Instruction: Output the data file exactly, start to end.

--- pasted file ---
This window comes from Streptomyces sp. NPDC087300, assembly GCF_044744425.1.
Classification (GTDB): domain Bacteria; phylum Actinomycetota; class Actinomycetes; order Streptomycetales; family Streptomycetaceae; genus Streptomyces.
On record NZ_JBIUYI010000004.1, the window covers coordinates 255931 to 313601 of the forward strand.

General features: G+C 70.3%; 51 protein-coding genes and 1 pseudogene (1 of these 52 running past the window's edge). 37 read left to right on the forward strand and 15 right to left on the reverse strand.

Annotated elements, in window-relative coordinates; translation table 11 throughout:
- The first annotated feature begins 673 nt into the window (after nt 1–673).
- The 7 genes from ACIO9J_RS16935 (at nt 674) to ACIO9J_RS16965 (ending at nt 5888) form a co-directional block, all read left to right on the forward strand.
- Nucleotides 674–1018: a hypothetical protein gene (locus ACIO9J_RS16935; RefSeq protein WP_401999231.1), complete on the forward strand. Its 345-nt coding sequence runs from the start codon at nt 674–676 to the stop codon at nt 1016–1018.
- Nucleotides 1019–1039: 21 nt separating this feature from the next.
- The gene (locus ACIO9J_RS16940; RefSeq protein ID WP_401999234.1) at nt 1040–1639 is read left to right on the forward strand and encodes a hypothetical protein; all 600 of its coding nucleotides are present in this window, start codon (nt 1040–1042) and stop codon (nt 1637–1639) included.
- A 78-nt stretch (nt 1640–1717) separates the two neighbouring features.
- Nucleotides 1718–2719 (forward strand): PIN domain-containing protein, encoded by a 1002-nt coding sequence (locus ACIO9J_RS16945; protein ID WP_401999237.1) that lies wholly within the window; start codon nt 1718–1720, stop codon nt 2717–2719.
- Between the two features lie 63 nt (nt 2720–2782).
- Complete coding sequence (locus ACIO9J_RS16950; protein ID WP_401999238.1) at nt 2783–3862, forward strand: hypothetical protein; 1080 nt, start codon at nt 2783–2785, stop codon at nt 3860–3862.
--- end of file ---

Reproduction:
This window comes from Streptomyces sp. NPDC087300, assembly GCF_044744425.1.
Classification (GTDB): domain Bacteria; phylum Actinomycetota; class Actinomycetes; order Streptomycetales; family Streptomycetaceae; genus Streptomyces.
On record NZ_JBIUYI010000004.1, the window covers coordinates 255931 to 313601 of the forward strand.

General features: G+C 70.3%; 51 protein-coding genes and 1 pseudogene (1 of these 52 running past the window's edge). 37 read left to right on the forward strand and 15 right to left on the reverse strand.

Annotated elements, in window-relative coordinates; translation table 11 throughout:
- The first annotated feature begins 673 nt into the window (after nt 1–673).
- The 7 genes from ACIO9J_RS16935 (at nt 674) to ACIO9J_RS16965 (ending at nt 5888) form a co-directional block, all read left to right on the forward strand.
- Nucleotides 674–1018: a hypothetical protein gene (locus ACIO9J_RS16935; RefSeq protein WP_401999231.1), complete on the forward strand. Its 345-nt coding sequence runs from the start codon at nt 674–676 to the stop codon at nt 1016–1018.
- Nucleotides 1019–1039: 21 nt separating this feature from the next.
- The gene (locus ACIO9J_RS16940; RefSeq protein ID WP_401999234.1) at nt 1040–1639 is read left to right on the forward strand and encodes a hypothetical protein; all 600 of its coding nucleotides are present in this window, start codon (nt 1040–1042) and stop codon (nt 1637–1639) included.
- A 78-nt stretch (nt 1640–1717) separates the two neighbouring features.
- Nucleotides 1718–2719 (forward strand): PIN domain-containing protein, encoded by a 1002-nt coding sequence (locus ACIO9J_RS16945; protein ID WP_401999237.1) that lies wholly within the window; start codon nt 1718–1720, stop codon nt 2717–2719.
- Between the two features lie 63 nt (nt 2720–2782).
- Complete coding sequence (locus ACIO9J_RS16950; protein ID WP_401999238.1) at nt 2783–3862, forward strand: hypothetical protein; 1080 nt, start codon at nt 2783–2785, stop codon at nt 3860–3862.